In the prior two articles, we discussed co-planning and co-teaching. The last component of an effective co-taught classroom is working together to "co-assess" student data and growth. If teachers assess students frequently throughout the class period, they will be able to differentiate instruction and provide frequent feedback. Assessment practices for co-teachers can be divided into many categories.
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Principals have a complex job
Education Week (commentary)
The word "principal" conjures different memories and definitions for all of us. One thing is for sure, if we attended school, we had one. They were towering figures of power and confidence. They were the ones who handed out the awards and diplomas and were the ones with the power to discipline. Beyond the stature of our teachers, they were the ones in charge. From the parents' point of view, principals are responsible for children's safety and the guarantee that children are receiving quality education and fair and compassionate treatment.
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Is this the end of standardized testing as we know it?
By: Caitlin Harrison
No Child Left Behind is back in the news again. And this time it may mean big changes are in store. The U.S. Senate has begun its most concentrated effort yet on revamping the 13-year-old law. The sweeping overhaul began with a hearing focusing on one of the law's most notorious requirements: standardized testing. In the works are proposals to revamp testing by removing the tests' high stakes or even toss out the requirement that students be tested annually.
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Psychological stress on schools
District Administration Magazine
In many schools, psychologists have time for little more than assessing students. That prevents them from using their range of skills in counseling, data analysis and preventing bullying, suicide and violence. As the number of psychologists shrinks in many districts, the priority becomes compliance with federal special education laws, leaning away from providing services that are not legally mandated but that help the general population of students.
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Girls lead boys in academic achievement globally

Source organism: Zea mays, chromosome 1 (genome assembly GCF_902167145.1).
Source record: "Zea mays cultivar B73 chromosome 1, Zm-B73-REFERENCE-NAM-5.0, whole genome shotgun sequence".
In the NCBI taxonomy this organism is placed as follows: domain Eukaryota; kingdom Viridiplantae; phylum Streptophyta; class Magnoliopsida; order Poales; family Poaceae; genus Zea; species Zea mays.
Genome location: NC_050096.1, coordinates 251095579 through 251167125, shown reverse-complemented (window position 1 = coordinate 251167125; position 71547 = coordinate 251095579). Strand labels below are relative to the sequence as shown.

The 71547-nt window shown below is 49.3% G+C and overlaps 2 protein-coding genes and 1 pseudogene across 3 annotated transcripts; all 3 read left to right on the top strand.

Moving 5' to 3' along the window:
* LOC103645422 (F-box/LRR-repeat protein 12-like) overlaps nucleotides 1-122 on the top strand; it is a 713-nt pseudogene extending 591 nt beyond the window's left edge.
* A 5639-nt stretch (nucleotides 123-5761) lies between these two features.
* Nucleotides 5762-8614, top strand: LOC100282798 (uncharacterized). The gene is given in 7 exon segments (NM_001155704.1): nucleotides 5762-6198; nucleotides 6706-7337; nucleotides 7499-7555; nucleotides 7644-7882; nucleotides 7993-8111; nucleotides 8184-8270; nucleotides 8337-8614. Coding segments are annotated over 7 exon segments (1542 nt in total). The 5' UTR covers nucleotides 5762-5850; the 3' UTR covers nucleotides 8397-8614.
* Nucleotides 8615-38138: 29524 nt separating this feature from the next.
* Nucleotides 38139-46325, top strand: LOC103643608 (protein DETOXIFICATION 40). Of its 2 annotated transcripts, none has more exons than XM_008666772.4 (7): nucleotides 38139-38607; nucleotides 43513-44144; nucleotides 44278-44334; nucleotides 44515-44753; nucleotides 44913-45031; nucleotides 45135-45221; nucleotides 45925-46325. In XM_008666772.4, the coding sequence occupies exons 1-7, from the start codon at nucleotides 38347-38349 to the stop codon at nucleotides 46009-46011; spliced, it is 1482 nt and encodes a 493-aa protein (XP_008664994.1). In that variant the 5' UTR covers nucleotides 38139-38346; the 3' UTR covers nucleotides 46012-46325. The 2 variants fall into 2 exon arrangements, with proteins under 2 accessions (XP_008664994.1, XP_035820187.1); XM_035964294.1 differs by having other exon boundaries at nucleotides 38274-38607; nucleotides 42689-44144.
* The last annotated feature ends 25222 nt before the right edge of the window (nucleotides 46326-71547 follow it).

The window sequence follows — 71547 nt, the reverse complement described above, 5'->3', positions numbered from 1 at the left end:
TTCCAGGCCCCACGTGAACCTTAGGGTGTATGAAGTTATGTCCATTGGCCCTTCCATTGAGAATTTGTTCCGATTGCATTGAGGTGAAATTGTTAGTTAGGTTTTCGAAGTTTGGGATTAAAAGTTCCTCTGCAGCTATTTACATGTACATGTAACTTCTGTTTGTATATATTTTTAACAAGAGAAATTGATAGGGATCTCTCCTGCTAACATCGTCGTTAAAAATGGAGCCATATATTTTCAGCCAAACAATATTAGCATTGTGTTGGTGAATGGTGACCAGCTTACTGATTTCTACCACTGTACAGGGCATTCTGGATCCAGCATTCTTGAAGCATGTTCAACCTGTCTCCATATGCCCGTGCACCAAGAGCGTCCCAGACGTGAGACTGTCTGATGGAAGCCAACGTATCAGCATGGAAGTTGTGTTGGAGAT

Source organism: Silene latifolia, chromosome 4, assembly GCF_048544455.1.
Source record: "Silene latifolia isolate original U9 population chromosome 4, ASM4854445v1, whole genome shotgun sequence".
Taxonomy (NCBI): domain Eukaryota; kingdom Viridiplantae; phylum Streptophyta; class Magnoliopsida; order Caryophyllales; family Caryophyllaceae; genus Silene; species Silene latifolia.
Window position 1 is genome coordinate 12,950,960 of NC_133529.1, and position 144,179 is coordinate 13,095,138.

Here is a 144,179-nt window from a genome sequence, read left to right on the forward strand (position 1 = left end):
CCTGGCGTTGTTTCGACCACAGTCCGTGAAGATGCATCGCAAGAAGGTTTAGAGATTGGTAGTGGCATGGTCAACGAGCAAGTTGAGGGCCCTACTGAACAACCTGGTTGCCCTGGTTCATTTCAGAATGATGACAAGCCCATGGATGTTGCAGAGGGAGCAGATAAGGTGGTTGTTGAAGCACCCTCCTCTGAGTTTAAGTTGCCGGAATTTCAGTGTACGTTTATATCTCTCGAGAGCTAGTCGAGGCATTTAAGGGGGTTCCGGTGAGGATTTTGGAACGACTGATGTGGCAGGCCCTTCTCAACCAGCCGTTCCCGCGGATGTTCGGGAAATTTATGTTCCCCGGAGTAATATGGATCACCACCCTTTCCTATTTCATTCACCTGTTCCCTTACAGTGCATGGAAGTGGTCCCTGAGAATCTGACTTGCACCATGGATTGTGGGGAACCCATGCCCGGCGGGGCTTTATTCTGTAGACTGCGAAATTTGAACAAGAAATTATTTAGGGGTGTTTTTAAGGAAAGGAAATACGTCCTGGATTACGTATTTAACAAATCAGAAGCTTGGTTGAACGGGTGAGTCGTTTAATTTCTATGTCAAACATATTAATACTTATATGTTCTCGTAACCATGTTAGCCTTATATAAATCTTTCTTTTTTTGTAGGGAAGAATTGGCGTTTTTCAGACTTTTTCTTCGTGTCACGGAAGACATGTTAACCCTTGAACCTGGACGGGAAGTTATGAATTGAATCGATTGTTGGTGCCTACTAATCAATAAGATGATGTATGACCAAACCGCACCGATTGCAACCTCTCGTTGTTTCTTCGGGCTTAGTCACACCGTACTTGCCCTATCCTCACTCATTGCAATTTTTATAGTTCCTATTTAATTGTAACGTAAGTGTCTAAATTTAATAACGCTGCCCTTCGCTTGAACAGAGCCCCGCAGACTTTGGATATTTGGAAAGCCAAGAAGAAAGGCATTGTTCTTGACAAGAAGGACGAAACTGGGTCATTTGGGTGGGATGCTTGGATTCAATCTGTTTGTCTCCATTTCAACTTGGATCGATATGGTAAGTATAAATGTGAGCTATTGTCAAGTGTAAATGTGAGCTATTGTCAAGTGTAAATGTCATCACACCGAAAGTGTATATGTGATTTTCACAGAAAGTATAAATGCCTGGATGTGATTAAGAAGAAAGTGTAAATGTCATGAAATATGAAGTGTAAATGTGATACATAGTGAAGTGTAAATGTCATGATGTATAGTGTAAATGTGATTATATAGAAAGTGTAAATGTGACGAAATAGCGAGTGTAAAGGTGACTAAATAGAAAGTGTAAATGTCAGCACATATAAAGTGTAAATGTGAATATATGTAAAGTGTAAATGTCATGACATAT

University of Missouri-Columbia via Science Daily
Considerable attention has been paid to how boys' educational achievements in science and math compare to girls' accomplishments in those areas, often leading to the assumption that boys outperform girls in these areas. Now, using international data, researchers have determined that girls outperform boys in educational achievement in 70 percent of the countries they studied — regardless of the level of gender, political, economic or social equality.
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Parents' belief that a child will attend college plays big role in early academic success
UCLA via Science Daily
The factors influencing children's readiness for kindergarten include not only whether they attend preschool, but also their families' behaviors, attitudes and values, research indicates. In addition, parents' expectations go a long way toward predicting children's success throughout their schooling, the researchers found.
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Should teachers be allowed to touch students?
The Atlantic (commentary)
Jessica Lahey, a contributor for The Atlantic, writes: "Touch has been an important part of my teaching for the past decade. When I was working as a middle-school teacher, I used touch on a daily basis to both connect with and correct the behavior of my students. If a student was having trouble focusing, a light touch on the shoulder served as a gentle reminder to get back to work. When parents divorced, grandmothers fell ill, or guinea pigs died, hugs served as a tangible reminder of my emotional support on an otherwise anxious or upsetting day."
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Shaking the money tree: Sources for after-school funding
Education Week
The growth in after-school programs, especially those focused on academics and enrichment activities in the arts, computer coding, and hands-on science, all have at least one challenge in common — funding. The price of running high-quality, out-of-school-time programs ranges from an average of $3,450 to $3,780 per student, according to a 2009 study by The Wallace Foundation. But those are somewhat blunt figures. Costs can vary considerably based on such factors as location, grade level, whether the program is run by a school or community group, the length of the program, and how often each student attends.
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Tablet computers good medium for educational materials